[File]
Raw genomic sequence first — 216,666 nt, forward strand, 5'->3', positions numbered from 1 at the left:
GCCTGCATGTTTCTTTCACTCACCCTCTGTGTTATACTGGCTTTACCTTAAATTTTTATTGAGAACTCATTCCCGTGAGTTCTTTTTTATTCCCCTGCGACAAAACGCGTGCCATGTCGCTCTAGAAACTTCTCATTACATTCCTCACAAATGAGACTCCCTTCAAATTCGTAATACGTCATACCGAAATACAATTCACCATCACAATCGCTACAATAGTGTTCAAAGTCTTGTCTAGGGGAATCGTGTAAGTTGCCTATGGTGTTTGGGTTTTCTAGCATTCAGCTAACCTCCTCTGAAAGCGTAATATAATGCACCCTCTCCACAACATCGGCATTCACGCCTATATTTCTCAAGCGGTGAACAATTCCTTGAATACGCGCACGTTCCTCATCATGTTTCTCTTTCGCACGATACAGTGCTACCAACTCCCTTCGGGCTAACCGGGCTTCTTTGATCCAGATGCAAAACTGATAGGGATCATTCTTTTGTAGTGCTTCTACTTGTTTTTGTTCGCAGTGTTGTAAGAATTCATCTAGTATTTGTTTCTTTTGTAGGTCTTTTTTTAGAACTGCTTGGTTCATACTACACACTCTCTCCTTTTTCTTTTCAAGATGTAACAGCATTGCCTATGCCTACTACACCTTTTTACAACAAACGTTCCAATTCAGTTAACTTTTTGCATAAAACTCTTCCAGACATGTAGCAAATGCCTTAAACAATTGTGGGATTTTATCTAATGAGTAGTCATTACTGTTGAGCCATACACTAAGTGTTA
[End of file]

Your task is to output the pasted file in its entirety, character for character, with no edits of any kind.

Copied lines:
Raw genomic sequence first — 216,666 nt, forward strand, 5'->3', positions numbered from 1 at the left:
GCCTGCATGTTTCTTTCACTCACCCTCTGTGTTATACTGGCTTTACCTTAAATTTTTATTGAGAACTCATTCCCGTGAGTTCTTTTTTATTCCCCTGCGACAAAACGCGTGCCATGTCGCTCTAGAAACTTCTCATTACATTCCTCACAAATGAGACTCCCTTCAAATTCGTAATACGTCATACCGAAATACAATTCACCATCACAATCGCTACAATAGTGTTCAAAGTCTTGTCTAGGGGAATCGTGTAAGTTGCCTATGGTGTTTGGGTTTTCTAGCATTCAGCTAACCTCCTCTGAAAGCGTAATATAATGCACCCTCTCCACAACATCGGCATTCACGCCTATATTTCTCAAGCGGTGAACAATTCCTTGAATACGCGCACGTTCCTCATCATGTTTCTCTTTCGCACGATACAGTGCTACCAACTCCCTTCGGGCTAACCGGGCTTCTTTGATCCAGATGCAAAACTGATAGGGATCATTCTTTTGTAGTGCTTCTACTTGTTTTTGTTCGCAGTGTTGTAAGAATTCATCTAGTATTTGTTTCTTTTGTAGGTCTTTTTTTAGAACTGCTTGGTTCATACTACACACTCTCTCCTTTTTCTTTTCAAGATGTAACAGCATTGCCTATGCCTACTACACCTTTTTACAACAAACGTTCCAATTCAGTTAACTTTTTGCATAAAACTCTTCCAGACATGTAGCAAATGCCTTAAACAATTGTGGGATTTTATCTAATGAGTAGTCATTACTGTTGAGCCATACACTAAGTGTTA